American Political Science Review

Research Article

The Economic Origins of Democracy Reconsidered

JOHN R. FREEMANa1 c1 and DENNIS P. QUINNa2 c2

a1 University of Minnesota

a2 Georgetown University

Abstract

The effects of inequality and financial globalization on democratization are central issues in political science. The relationships among economic inequality, capital mobility, and democracy differ in the late twentieth century for financially integrated autocracies vs. closed autocracies. Financial integration enables native elites to create diversified international asset portfolios. Asset diversification decreases both elite stakes in and collective action capacity for opposing democracy. Financial integration also changes the character of capital assets—including land—by altering the uses of capital assets and the nationality of owners. It follows that financially integrated autocracies, especially those with high levels of inequality, are more likely to democratize than unequal financially closed autocracies. We test our argument for a panel of countries in the post–World War II period. We find a quadratic hump relationship between inequality and democracy for financially closed autocracies, but an upward sloping relationship between inequality and democratization for financially integrated autocracies.

Correspondence:

c1 John R. Freeman is Johnston Professor, Department of Political Science, University of Minnesota, 1414 Social Science Building, 267 - 19th Avenue South, Minneapolis, MN 55455 (freeman@umn.edu).

c2 Dennis P. Quinn is Professor, McDonough School of Business, Georgetown University, Rafik B. Hariri Building, 37 and O Streets, NW, Washington, DC 20057 (quinnd@georgetown.edu).

Footnotes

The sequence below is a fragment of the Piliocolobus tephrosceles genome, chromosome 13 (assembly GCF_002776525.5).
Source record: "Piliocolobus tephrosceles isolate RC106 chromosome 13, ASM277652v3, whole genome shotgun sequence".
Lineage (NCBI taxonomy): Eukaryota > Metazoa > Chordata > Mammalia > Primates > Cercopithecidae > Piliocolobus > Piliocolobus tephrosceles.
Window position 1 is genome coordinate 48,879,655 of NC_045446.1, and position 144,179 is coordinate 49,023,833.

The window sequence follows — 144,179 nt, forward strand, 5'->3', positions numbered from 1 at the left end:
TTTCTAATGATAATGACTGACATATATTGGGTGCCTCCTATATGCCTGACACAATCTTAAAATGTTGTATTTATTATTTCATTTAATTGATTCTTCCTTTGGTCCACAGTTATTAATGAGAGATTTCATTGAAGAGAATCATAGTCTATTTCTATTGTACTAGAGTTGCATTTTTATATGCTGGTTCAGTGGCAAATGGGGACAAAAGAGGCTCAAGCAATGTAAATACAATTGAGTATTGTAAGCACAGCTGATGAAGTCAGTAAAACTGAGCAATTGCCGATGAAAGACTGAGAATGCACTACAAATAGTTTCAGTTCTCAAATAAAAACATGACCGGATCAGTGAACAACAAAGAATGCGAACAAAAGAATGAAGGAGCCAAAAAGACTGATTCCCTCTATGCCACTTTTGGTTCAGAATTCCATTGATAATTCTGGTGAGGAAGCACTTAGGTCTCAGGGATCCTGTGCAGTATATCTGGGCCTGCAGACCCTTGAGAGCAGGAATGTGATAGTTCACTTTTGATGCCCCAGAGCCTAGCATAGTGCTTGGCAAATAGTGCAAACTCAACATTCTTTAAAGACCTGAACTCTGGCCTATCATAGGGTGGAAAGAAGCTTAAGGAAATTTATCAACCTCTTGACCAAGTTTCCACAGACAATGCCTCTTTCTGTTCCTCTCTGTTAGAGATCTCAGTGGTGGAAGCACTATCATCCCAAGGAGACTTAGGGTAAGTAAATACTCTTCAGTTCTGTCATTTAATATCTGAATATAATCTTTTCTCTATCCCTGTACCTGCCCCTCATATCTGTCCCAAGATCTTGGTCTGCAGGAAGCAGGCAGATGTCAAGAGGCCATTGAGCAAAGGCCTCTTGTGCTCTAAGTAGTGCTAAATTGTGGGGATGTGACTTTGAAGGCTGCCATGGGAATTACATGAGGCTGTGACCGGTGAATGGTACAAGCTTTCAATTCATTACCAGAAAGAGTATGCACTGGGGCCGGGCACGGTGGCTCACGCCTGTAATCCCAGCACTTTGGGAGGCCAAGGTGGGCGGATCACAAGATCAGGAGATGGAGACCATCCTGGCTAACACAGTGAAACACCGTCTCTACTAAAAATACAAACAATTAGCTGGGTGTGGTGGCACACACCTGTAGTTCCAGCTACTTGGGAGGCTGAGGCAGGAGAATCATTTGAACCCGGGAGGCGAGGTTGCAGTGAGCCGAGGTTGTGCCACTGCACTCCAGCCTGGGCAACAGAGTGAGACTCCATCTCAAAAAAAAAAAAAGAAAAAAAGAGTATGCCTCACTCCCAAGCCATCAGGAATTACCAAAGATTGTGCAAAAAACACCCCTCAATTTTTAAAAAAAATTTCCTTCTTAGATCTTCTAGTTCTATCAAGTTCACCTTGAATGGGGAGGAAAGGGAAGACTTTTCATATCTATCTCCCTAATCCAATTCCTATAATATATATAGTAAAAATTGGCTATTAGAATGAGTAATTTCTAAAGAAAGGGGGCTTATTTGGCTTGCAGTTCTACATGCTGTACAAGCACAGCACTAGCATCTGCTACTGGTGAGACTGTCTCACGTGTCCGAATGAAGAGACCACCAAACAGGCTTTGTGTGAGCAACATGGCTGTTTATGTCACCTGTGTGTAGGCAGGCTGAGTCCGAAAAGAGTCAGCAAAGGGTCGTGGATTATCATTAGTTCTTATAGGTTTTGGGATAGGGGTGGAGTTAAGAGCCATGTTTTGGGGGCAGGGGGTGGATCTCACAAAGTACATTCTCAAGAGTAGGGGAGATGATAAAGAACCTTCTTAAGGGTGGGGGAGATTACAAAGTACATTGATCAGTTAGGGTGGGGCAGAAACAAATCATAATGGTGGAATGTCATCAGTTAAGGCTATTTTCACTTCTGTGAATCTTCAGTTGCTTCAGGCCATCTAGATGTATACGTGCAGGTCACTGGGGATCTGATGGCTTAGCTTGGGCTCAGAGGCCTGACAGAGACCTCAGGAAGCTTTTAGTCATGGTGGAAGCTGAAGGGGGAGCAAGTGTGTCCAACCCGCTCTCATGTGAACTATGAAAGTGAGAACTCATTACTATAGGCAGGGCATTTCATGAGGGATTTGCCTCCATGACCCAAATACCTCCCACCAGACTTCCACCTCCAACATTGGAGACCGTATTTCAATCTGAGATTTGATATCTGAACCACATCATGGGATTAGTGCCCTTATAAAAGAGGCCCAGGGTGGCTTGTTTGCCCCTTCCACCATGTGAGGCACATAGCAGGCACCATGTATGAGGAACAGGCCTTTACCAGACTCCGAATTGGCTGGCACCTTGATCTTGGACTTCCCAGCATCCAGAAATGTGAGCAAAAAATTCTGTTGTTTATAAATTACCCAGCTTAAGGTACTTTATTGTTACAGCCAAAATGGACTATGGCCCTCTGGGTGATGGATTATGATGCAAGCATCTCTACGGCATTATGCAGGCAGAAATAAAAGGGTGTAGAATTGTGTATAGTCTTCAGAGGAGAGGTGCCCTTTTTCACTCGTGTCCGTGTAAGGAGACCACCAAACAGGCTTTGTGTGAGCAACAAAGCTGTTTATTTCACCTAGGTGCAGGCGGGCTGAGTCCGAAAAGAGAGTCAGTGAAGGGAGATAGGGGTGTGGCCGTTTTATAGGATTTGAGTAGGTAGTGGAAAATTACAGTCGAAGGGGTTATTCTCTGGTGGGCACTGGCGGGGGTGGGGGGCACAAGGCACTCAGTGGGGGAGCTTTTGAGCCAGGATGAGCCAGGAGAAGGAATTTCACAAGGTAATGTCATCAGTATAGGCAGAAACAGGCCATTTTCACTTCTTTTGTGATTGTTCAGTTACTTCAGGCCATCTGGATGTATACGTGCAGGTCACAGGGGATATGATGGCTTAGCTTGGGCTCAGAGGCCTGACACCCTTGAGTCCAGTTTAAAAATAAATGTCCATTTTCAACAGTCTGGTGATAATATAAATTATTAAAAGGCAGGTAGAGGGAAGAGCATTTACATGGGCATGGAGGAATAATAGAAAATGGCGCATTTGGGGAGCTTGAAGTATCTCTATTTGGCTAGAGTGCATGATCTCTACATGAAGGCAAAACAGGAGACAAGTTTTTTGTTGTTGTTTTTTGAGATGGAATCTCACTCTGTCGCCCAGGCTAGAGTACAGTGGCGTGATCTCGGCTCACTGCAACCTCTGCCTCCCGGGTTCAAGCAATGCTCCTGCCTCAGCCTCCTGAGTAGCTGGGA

The first version of this article was presented at the 2008 Meeting of the American Political Science Association. We thank Georgetown audiences at the McDonough School of Business and the Mortara Tuesday Political Economy seminars for their comments. We also thank seminar participants at the International Political Economy Society 2008 conference, ETH Zurich, the International Monetary Fund (IMF), Yale University, and the Universities of Iowa, Virginia, and Zurich. We thank Aart Kraay and James Galbraith for discussion about the inequality data sets, Keith Ord and Michael Tomz for advice on the research design, and Pietra Rivoli for comments on our theoretical argument. Robert Bates, Jeff Frieden, Mark Kayser, Irfan Nooruddin, Thomas Sattler, Ken Scheve, and Vineeta Yadav also offered valuable comments. We thank APSR co-editor Ron Rogowski for his exceptionally insightful comments. For research assistance we thank Rebecca Anderson, Naphat Kissamrej, Andrew Lucius, Dafina Nikolova, and Erica Owen. We thank Annalisa Quinn for her editorial work. Of course, we alone are responsible for the contents of the article. Dennis Quinn gratefully acknowledges funding support from the National Science Foundation, the Research and Fiscal Affairs departments at the IMF, and the McDonough School of Business at Georgetown. The replication data will be posted on publication and will be available from either author.

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